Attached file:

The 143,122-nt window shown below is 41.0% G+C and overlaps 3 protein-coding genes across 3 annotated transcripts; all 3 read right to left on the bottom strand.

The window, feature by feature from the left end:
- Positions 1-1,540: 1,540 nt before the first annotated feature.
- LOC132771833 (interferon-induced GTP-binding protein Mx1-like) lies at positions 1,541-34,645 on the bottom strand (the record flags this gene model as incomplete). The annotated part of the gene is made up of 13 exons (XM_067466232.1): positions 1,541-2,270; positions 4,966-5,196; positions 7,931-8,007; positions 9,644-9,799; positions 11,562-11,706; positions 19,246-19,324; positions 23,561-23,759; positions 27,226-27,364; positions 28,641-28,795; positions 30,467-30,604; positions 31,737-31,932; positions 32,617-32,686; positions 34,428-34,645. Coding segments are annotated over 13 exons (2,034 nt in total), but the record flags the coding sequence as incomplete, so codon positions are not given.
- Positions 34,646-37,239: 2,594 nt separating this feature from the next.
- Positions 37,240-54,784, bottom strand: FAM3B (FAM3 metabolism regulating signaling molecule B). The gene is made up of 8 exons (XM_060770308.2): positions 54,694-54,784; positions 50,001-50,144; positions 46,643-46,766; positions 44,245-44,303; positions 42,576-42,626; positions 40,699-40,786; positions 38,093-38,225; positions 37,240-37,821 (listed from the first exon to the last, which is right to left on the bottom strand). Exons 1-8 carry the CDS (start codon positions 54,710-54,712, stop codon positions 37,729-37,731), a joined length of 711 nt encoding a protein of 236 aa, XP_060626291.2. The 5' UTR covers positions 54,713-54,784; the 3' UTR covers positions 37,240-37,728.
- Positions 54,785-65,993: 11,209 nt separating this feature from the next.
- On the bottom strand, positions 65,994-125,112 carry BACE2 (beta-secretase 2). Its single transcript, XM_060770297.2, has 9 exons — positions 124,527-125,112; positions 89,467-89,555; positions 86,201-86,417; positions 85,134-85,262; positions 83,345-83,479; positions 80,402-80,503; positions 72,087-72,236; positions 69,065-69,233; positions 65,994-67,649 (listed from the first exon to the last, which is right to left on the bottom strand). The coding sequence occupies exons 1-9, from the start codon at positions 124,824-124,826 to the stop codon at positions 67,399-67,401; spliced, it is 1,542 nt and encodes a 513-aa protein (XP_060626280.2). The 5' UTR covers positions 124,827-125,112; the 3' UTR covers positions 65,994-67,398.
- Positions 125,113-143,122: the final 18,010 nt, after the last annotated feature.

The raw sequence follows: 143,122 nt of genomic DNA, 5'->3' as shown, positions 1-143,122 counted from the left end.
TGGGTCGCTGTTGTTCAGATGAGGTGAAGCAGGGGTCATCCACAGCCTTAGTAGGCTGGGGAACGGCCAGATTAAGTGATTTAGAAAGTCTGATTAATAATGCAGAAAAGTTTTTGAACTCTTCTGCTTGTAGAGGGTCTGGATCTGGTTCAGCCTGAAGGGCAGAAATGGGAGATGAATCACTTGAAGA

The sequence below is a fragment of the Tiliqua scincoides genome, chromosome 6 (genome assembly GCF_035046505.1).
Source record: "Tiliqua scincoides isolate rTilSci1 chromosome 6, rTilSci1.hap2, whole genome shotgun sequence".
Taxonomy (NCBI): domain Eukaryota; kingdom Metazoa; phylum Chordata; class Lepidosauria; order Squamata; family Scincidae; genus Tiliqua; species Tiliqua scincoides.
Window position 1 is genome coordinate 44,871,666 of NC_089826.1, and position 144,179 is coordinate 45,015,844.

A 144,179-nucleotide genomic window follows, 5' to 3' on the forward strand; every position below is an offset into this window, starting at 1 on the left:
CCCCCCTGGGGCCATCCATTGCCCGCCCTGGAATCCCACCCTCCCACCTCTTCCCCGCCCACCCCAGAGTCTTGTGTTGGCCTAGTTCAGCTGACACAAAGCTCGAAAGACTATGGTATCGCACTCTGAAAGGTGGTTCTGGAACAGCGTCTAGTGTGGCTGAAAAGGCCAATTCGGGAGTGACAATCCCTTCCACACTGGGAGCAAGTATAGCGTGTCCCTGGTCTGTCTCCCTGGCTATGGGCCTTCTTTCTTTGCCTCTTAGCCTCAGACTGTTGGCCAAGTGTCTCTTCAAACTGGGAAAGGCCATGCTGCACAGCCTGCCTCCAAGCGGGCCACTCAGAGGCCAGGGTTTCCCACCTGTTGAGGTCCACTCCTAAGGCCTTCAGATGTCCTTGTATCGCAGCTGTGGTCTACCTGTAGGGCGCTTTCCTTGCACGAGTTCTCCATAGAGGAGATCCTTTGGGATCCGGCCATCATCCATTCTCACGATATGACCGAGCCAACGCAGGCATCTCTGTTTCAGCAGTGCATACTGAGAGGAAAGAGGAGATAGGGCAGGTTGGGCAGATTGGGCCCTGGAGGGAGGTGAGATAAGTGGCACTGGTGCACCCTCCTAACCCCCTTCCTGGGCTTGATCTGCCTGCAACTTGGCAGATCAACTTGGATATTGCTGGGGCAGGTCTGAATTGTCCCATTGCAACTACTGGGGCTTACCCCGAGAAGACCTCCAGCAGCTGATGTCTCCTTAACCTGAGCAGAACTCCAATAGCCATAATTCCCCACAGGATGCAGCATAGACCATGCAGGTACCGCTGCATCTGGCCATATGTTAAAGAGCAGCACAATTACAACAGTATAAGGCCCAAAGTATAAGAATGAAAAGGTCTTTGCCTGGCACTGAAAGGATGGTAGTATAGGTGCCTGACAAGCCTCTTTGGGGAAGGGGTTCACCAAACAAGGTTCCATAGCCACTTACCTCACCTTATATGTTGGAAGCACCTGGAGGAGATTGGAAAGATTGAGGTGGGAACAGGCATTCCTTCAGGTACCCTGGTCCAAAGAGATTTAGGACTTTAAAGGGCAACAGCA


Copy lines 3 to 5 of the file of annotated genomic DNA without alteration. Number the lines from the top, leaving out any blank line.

- Positions 1-1,540: 1,540 nt before the first annotated feature.
- LOC132771833 (interferon-induced GTP-binding protein Mx1-like) lies at positions 1,541-34,645 on the bottom strand (the record flags this gene model as incomplete). The annotated part of the gene is made up of 13 exons (XM_067466232.1): positions 1,541-2,270; positions 4,966-5,196; positions 7,931-8,007; positions 9,644-9,799; positions 11,562-11,706; positions 19,246-19,324; positions 23,561-23,759; positions 27,226-27,364; positions 28,641-28,795; positions 30,467-30,604; positions 31,737-31,932; positions 32,617-32,686; positions 34,428-34,645. Coding segments are annotated over 13 exons (2,034 nt in total), but the record flags the coding sequence as incomplete, so codon positions are not given.
- Positions 34,646-37,239: 2,594 nt separating this feature from the next.